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Nobody imagined large tourist buses would be used for shopping in central Tokyo, leading to a battle for parking spaces. We should make better use of land by allotting spaces for parking and to pick u

11 Comments

Toyo University Prof. Hideki Furuya, a tourism traffic planning specialist, referring to worsening traffic jams in popular tourist destinations in Tokyo, caused by large tourist buses. (Yomiuri Shimbun)

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Nobody imagined large tourist buses would be used for shopping in central Tokyo

No Japanese tourist buses had been disrupting traffic for years overseas, after all.

Toyo University Prof. Hideki Furuya, a tourism traffic planning specialist

Indeed.

5 ( +6 / -1 )

"We want lots of tourist (shhh actually we just want their money), but don't want to have to actually plan or accommodate anything that is different"

4 ( +5 / -1 )

I have seen tourist buses for years....where has this dude been?

2 ( +5 / -3 )

So how did this genius expect tourist to flock to touristy areas? Parachute down with an umbrella like Mary Poppins? Of course tourists are going to require transportation. Want tourists- the whole yokoso BS? Well then, at least make sure their buses are accomodated. These people are bringing much needed money into this struggling economy.

3 ( +5 / -2 )

Japan's public servants/government in a nutshell; "We wanted but didn't plan for ."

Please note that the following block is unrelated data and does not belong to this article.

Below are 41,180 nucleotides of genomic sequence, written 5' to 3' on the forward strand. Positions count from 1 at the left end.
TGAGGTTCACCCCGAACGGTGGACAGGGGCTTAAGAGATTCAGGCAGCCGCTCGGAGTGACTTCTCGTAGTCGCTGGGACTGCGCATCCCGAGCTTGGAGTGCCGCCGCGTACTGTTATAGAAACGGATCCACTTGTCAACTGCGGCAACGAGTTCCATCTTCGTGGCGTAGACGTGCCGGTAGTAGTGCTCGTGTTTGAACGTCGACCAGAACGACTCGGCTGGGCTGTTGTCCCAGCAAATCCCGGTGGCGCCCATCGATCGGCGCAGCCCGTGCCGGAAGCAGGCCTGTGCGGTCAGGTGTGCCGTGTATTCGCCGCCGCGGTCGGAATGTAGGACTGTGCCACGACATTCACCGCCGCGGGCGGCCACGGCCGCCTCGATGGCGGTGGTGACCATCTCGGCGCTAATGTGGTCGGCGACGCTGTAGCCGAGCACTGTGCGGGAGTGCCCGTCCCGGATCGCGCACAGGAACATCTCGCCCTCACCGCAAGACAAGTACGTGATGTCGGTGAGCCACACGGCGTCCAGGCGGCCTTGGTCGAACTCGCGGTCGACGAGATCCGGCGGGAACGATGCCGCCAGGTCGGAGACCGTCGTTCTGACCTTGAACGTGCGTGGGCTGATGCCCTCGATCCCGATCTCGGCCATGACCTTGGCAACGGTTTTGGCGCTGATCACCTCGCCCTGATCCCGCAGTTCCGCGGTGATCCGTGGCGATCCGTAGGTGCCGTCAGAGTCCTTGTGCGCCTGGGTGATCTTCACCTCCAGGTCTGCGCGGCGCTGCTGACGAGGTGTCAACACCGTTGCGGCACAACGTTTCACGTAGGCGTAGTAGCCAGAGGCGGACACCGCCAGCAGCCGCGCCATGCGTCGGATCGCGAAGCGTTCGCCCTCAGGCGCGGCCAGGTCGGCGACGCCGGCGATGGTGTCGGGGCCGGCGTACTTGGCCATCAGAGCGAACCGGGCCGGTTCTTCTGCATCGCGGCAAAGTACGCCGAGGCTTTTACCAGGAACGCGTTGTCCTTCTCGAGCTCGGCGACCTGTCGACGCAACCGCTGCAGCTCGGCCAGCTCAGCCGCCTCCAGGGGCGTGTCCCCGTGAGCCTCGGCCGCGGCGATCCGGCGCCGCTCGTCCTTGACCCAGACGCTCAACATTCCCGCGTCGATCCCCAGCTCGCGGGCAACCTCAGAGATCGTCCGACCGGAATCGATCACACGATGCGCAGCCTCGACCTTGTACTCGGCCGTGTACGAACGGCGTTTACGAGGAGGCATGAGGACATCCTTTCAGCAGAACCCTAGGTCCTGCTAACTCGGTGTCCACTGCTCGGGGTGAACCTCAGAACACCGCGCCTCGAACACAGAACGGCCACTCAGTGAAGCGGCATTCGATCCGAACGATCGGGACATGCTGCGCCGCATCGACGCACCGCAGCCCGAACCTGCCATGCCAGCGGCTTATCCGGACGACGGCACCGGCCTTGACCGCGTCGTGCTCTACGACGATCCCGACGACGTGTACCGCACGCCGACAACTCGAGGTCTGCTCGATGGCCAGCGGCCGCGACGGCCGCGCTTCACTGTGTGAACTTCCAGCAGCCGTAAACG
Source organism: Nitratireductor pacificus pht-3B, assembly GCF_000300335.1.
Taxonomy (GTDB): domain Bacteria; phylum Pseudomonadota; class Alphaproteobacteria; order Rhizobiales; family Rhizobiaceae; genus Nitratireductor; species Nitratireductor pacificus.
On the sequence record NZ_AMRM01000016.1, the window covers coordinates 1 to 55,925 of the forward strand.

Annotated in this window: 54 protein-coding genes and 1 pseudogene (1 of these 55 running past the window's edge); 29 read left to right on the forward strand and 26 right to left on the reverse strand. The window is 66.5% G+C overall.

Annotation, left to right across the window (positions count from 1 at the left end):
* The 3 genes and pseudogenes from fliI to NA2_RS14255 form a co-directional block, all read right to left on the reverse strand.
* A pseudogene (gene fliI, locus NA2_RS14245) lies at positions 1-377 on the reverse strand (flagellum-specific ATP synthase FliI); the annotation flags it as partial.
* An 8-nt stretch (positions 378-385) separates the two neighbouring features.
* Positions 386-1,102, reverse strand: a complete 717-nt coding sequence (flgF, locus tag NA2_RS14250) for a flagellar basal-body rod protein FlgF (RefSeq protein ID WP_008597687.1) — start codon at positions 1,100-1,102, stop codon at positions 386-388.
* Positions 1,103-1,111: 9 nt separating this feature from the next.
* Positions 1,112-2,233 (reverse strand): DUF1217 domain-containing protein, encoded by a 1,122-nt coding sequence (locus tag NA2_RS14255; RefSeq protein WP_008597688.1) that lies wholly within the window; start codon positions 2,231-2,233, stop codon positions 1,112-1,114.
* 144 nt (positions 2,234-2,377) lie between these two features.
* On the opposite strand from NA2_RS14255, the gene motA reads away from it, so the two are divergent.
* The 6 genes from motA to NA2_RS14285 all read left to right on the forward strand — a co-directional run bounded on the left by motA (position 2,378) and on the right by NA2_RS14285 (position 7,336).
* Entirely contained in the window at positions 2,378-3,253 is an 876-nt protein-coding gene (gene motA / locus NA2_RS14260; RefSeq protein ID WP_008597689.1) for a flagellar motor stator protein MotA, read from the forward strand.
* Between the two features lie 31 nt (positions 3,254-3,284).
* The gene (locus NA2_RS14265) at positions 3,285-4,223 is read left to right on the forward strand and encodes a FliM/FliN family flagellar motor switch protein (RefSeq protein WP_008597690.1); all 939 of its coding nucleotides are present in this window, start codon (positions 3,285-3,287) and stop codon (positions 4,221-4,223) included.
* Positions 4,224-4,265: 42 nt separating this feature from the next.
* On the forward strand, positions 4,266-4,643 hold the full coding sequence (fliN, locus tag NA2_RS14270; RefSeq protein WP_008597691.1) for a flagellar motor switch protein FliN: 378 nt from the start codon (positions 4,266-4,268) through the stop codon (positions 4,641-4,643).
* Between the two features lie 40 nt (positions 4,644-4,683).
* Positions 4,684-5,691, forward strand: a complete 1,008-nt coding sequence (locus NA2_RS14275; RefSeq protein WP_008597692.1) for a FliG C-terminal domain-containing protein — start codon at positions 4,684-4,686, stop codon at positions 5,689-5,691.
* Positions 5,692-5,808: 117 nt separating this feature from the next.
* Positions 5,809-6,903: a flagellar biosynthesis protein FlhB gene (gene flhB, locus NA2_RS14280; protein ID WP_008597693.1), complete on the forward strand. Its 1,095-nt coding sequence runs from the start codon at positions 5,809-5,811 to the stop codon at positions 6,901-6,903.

3 ( +4 / -1 )

I drive in Tokyo and except for certain rush times it is very pleasant. Wouldn't dare drive in NYC or Philly.

1 ( +1 / -0 )

This quote is a bit oversimplified without the context, but it's true. Most traffic infrastructure in my US town wasn't built for the load it experiences now. When was Ginza laid out, for example? Wikipedia, for lack of a better quick source, says the late 1800s. People back then would certainly have trouble imagining ~54,000 tourists a day flying into Japan (the MEXT figure for 2015 was 19.74 million), or vehicles that weren't horse drawn or steam powered. Even urban design of the 1950s didn't take into account the number of individuals who would own cars, or the concentration of people in urban population centers.

Part of Prof. Furuya's job is to figure out how to take an outdated design and make it work with the new reality. Most of his job, in reality, involves negotiation and getting politicians and local stakeholders to agree to some give and take. If a study finds that designating a certain cross street for bus drop-off and pick-up largely solves the traffic problem, no matter how simple the fix is, the businesses on that street will fight to block the change because it would decimate their business. If it involves setting aside land for bus parking, what developer would give up land in a high rent area to do that?

0 ( +0 / -0 )

We can send men to the moon. Surely we can coordinate tourist bus traffic. How about using that computer that beats professional Go players to coordinate bus traffic flow and parking.

-1 ( +0 / -1 )

@gokai_wo_maneku "We can send men to the moon"

Only Americans and Russians have skill to do that.

0 ( +0 / -0 )

@Reckless, I meant "we humans", not "we Japanese".

-1 ( +0 / -1 )

This is typical of Japanese bureaucrats.

"We added an expressway exit on 2-lane Road X, but nobody could have imagined that it would increase the traffic on Road X and cause traffic jams."

"We built the subway line so that it ends at an inconvenient location, because we wanted to support the shops in the area. Nobody could have imagined that people would choose to take the faster, cheaper and more direct bus instead."

"Tsunamis only happen every 100 years or so, and we haven't even seen one in this century, so nobody could have imagined a tsunami hitting that power plant."

Apparently a complete lack of imagination and foresight is a requirement for a good government job here.

0 ( +0 / -0 )

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